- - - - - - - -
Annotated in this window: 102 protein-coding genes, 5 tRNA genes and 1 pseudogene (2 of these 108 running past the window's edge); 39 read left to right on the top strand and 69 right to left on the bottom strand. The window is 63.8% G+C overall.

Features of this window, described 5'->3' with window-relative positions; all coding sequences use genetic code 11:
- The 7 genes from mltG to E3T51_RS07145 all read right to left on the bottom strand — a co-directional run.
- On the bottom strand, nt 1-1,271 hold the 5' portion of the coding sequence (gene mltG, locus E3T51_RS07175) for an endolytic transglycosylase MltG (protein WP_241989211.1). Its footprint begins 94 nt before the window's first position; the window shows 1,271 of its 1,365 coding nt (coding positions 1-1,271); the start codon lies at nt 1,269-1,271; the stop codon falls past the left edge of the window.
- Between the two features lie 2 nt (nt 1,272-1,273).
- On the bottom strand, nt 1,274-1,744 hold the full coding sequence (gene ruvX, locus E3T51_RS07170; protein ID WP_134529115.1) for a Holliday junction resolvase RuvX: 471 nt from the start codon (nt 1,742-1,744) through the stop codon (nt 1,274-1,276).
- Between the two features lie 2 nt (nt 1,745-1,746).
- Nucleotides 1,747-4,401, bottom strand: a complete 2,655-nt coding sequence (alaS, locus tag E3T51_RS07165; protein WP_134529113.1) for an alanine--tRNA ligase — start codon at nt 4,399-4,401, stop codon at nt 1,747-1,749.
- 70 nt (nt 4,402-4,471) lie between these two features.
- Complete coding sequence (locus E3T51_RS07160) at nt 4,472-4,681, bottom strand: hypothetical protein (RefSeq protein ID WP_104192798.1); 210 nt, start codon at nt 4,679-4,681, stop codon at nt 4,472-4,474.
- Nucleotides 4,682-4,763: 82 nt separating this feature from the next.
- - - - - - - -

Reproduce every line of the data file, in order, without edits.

Annotated in this window: 102 protein-coding genes, 5 tRNA genes and 1 pseudogene (2 of these 108 running past the window's edge); 39 read left to right on the top strand and 69 right to left on the bottom strand. The window is 63.8% G+C overall.

Features of this window, described 5'->3' with window-relative positions; all coding sequences use genetic code 11:
- The 7 genes from mltG to E3T51_RS07145 all read right to left on the bottom strand — a co-directional run.
- On the bottom strand, nt 1-1,271 hold the 5' portion of the coding sequence (gene mltG, locus E3T51_RS07175) for an endolytic transglycosylase MltG (protein WP_241989211.1). Its footprint begins 94 nt before the window's first position; the window shows 1,271 of its 1,365 coding nt (coding positions 1-1,271); the start codon lies at nt 1,269-1,271; the stop codon falls past the left edge of the window.
- Between the two features lie 2 nt (nt 1,272-1,273).
- On the bottom strand, nt 1,274-1,744 hold the full coding sequence (gene ruvX, locus E3T51_RS07170; protein ID WP_134529115.1) for a Holliday junction resolvase RuvX: 471 nt from the start codon (nt 1,742-1,744) through the stop codon (nt 1,274-1,276).
- Between the two features lie 2 nt (nt 1,745-1,746).
- Nucleotides 1,747-4,401, bottom strand: a complete 2,655-nt coding sequence (alaS, locus tag E3T51_RS07165; protein WP_134529113.1) for an alanine--tRNA ligase — start codon at nt 4,399-4,401, stop codon at nt 1,747-1,749.
- 70 nt (nt 4,402-4,471) lie between these two features.
- Complete coding sequence (locus E3T51_RS07160) at nt 4,472-4,681, bottom strand: hypothetical protein (RefSeq protein ID WP_104192798.1); 210 nt, start codon at nt 4,679-4,681, stop codon at nt 4,472-4,474.
- Nucleotides 4,682-4,763: 82 nt separating this feature from the next.